Cloth ISBN: 9781503600171
Paper ISBN: 9781503602915
In the natural course of events, humans fall sick and die. The history of medicine bristles with attempts to find new and miraculous remedies, to work with and against nature to restore humans to health and well-being. In this book, Londa Schiebinger examines medicine and human experimentation in the Atlantic World, exploring the circulation of people, disease, plants, and knowledge between Europe, Africa, and the Americas. She traces the development of a colonial medical complex from the 1760s, when a robust experimental culture emerged in the British and French West Indies, to the early 1800s, when debates raged about banning the slave trade and, eventually, slavery itself.
Massive mortality among enslaved Africans and European planters, soldiers, and sailors fueled the search for new healing techniques. Amerindian, African, and European knowledges competed to cure diseases emerging from the collision of peoples on newly established, often poorly supplied, plantations. But not all knowledge was equal. Highlighting the violence and fear endemic to colonial struggles, Schiebinger explores aspects of African medicine that were not put to the test, such as Obeah and vodou. This book analyzes how and why specific knowledges were blocked, discredited, or held secret.
About the author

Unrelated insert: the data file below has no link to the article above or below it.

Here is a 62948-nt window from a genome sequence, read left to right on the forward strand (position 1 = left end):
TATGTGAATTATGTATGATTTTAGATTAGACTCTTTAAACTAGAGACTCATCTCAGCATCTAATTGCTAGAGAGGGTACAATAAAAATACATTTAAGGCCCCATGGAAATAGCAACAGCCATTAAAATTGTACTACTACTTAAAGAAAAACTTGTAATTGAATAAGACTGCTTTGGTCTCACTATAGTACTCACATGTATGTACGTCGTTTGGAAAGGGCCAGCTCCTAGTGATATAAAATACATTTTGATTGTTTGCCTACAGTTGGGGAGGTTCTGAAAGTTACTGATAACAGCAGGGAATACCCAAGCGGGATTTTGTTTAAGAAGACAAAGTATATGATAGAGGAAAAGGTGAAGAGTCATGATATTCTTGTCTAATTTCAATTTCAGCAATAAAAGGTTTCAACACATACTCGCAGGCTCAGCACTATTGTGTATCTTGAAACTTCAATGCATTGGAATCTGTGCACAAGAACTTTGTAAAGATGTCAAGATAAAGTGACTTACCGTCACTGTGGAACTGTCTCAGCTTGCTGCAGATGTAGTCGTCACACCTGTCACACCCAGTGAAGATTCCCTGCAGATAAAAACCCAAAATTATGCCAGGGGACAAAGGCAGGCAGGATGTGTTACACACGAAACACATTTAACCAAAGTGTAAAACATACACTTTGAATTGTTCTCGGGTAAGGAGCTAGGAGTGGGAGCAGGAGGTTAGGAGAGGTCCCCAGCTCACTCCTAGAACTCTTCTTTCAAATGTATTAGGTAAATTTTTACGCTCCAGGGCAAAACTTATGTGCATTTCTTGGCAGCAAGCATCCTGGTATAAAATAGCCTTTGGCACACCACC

Londa Schiebinger is the John L. Hinds Professor of History of Science at Stanford University. She is the author of the award-winning Plants and Empire: Colonial Bioprospecting in the Atlantic World (2004), among many other works.
"Racism is the belief that certain people are not fully human, and that infamously opportunistic opinion is evident whenever some people are selected to be unwilling subjects of medical experimentation, as Londa Schiebinger makes clear in her important new study."
—Joyce E. Chaplin, Harvard University
"In this urgent, probing and visually striking volume, Londa Schiebinger shifts our understanding of Enlightenment racial attitudes to the domain of the medical, explores their entanglement with African healing cultures in diaspora, and unravels the signal tension between Europeans' parallel claims to racial difference and the interchangeability of human experimental subjects. This powerful work of scholarship from one of the pioneers of feminist and colonial science studies resituates the history of medical experimentation in the slave plantations of the eighteenth-century Caribbean, making a vital contribution to the dynamic new wave of research on science and slavery in the Atlantic world."
—James Delbourgo, Rutgers University